“For the higher value range properties, the market is less buoyant, with less activity and value growth however there is still solid demand within this sector also from local buyers and for an increasing number of people relocating to Dunedin from other parts of the country.”
Napier home values continued to see strong growth rising 18.1% year on year and 4.3% over the past three months. The average value in the city is now nearly topping $400,000 and is sitting at $396,000. Hastings values 16.3% year on year and 3.6% over the past three months. The average value there is now $366,083.
QV homevalue Hawkes Bay, Registered Valuer Bevan Pickett said, “The Hawkes Bay residential property market is still booming and remains in a strong state with most having an optimistic view on it continuing for the short term at least.”
“So far the new LVR restrictions for investors do not seem to have had much of an impact on demand here.”
“There remains a shortage of supply of good quality listings on the market and the fact that supply can’t keep up with demand from buyers is continuing to fuel the market.”
“Properties are generally selling under tender and auction methods of sale, in many cases this is fuelling the situation allowing the highest achievable price to be reached.”
“The bulk of volume and demand remains in the entry level with investors and first-home buyers competing strongly.”
“Buyers from out of the district continue to have a clear presence in the market however local purchasers appear to be most prominent buyer group.”
“Many homeowners have perceived it as a good time to sell and re-enter the market later after it has slowed, however they are now getting left behind by the market and face getting back onto the ladder with limited expensive options available to them.”
“Investors and developers buying properties to do-up and resell quickly are also a common feature of the market.”
“There remains a shortage of rental properties available which has added to the wider appetite for housing in the market.”
Nelson home values have increased by 13.8% year on year and 4.1% over the past three months. The average value in the city is now $484,019. Values in the city are now 26.4% above the previous peak of 2007. The Tasman District also increased by 12.8% over the past year and 6.1% over the past three months and the average value in the district is now $485,666. Values in the district are now 20.9% above the previous peak of 2007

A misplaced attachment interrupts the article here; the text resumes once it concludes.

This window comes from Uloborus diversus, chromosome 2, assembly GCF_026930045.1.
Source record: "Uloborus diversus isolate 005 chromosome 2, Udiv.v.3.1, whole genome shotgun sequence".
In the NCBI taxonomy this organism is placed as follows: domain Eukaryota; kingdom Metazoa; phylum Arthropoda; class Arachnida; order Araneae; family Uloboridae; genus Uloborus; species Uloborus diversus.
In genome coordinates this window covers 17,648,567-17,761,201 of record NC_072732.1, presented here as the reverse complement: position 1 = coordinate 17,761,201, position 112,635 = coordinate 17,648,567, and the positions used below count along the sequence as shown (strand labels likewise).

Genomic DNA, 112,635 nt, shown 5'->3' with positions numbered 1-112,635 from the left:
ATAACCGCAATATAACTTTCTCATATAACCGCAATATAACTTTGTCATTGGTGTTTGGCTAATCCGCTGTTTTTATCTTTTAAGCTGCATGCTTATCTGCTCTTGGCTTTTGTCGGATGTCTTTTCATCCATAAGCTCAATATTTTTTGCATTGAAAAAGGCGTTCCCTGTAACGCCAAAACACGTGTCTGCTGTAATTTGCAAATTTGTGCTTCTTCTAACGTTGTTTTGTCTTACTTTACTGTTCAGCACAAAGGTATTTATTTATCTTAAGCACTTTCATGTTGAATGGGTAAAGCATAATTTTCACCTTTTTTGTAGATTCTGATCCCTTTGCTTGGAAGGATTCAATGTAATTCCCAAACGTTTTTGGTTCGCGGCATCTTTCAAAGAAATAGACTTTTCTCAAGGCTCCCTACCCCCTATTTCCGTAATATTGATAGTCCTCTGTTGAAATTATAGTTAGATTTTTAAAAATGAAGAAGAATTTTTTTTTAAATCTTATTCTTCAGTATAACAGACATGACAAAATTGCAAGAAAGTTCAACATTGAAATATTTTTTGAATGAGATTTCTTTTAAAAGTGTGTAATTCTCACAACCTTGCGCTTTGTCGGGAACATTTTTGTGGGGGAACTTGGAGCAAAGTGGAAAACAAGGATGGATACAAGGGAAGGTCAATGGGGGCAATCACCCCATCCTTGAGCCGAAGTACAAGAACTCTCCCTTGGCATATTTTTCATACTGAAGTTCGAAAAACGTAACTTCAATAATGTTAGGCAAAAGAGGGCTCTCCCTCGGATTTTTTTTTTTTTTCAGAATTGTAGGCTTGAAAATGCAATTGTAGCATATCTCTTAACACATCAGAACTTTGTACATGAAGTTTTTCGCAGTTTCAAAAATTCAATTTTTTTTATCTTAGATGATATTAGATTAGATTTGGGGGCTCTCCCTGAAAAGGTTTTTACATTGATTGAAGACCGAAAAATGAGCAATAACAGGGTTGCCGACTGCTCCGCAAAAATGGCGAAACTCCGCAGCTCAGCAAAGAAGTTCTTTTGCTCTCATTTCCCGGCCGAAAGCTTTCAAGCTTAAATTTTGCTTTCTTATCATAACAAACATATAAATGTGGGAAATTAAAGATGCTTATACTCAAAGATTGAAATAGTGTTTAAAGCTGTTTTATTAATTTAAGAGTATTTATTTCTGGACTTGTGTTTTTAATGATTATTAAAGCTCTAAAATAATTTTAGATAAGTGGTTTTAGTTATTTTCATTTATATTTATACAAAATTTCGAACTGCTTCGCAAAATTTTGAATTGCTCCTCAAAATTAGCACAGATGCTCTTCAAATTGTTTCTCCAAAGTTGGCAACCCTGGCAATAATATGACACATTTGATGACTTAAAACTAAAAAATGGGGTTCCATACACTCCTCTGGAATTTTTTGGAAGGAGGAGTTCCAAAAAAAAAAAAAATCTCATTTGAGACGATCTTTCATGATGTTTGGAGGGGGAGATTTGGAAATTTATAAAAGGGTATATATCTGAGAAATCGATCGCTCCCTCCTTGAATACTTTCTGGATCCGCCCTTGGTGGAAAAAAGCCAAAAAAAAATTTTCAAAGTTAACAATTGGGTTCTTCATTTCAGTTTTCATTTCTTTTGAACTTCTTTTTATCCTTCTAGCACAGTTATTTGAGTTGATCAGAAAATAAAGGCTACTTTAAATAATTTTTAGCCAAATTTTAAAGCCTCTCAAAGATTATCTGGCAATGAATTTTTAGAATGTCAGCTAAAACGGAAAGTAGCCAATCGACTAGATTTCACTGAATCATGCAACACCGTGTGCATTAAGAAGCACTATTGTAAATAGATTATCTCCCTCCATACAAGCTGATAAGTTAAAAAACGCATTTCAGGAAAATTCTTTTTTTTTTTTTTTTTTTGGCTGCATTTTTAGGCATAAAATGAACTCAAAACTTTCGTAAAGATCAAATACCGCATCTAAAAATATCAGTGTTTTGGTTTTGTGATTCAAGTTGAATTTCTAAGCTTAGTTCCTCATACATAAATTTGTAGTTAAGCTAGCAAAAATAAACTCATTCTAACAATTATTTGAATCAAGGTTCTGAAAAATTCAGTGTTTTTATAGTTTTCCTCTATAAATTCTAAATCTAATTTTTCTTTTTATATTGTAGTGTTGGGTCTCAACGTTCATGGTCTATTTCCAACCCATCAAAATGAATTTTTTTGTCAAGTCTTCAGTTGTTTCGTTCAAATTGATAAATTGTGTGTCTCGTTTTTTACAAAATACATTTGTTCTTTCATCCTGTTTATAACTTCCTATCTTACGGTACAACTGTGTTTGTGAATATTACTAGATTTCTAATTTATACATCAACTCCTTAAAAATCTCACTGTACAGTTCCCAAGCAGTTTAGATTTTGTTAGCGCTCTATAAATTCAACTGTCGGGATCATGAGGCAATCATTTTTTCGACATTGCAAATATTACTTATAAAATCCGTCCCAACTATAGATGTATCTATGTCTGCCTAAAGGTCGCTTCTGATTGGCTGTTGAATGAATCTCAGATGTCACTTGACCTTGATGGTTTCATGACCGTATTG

QV homevalue Nelson Registered Valuer Craig Russell said, “The tighter loan to value restrictions for investors has seen some of the impetus taken out of the market with demand easing slightly over the previous month.”
“Current listing levels have remained
steady in Tasman and have not yet seen the usual spring
surge while listings levels in Nelson are only up slightly
in Nelson on last month.”
“The lower to median price bracket remains active with first home buyers or cashed up investors looking to take some of the slack left by investors affected by recent LVR changes which require them to have a 40% deposit for an existing property rather than 20% needed previously.”
“New houses remain an attractive option given the lower deposit required by both owner occupiers and investors.”
“Low maintenance stand-alone townhouses are obtaining premium prices in well located areas within walking distance to local shops and parks and may be appealing to retirees looking for low maintenance housing options.”
In the North Island, all areas saw double digit value growth over past year since October 2015, with none showing a decrease. The strongest annual growth was recorded in the Kawerau District where values rose 49.3%, however they are coming off a very low base there and the area still has one of the lowest average values of anywhere in the North Island at $151,957 and values there are still 4.6% below the previous peak of 2007.
In the South Island, annual value growth in the provincial centres has been much lower with most areas seeing single digit value growth with the exception of Queenstown Lakes District (up 29.8%), Central Otago (up 21.5%), the MacKenzie District (up 18.6%), Tasman (up 12.8%), Nelson (up 13.8%) and Marlborough (up 14.4%). The only areas to see a decrease in values over the past year were the West Coast Districts of Buller and Grey; the Hurunui District in North Canterbury and the South-Western suburbs of Christchurch.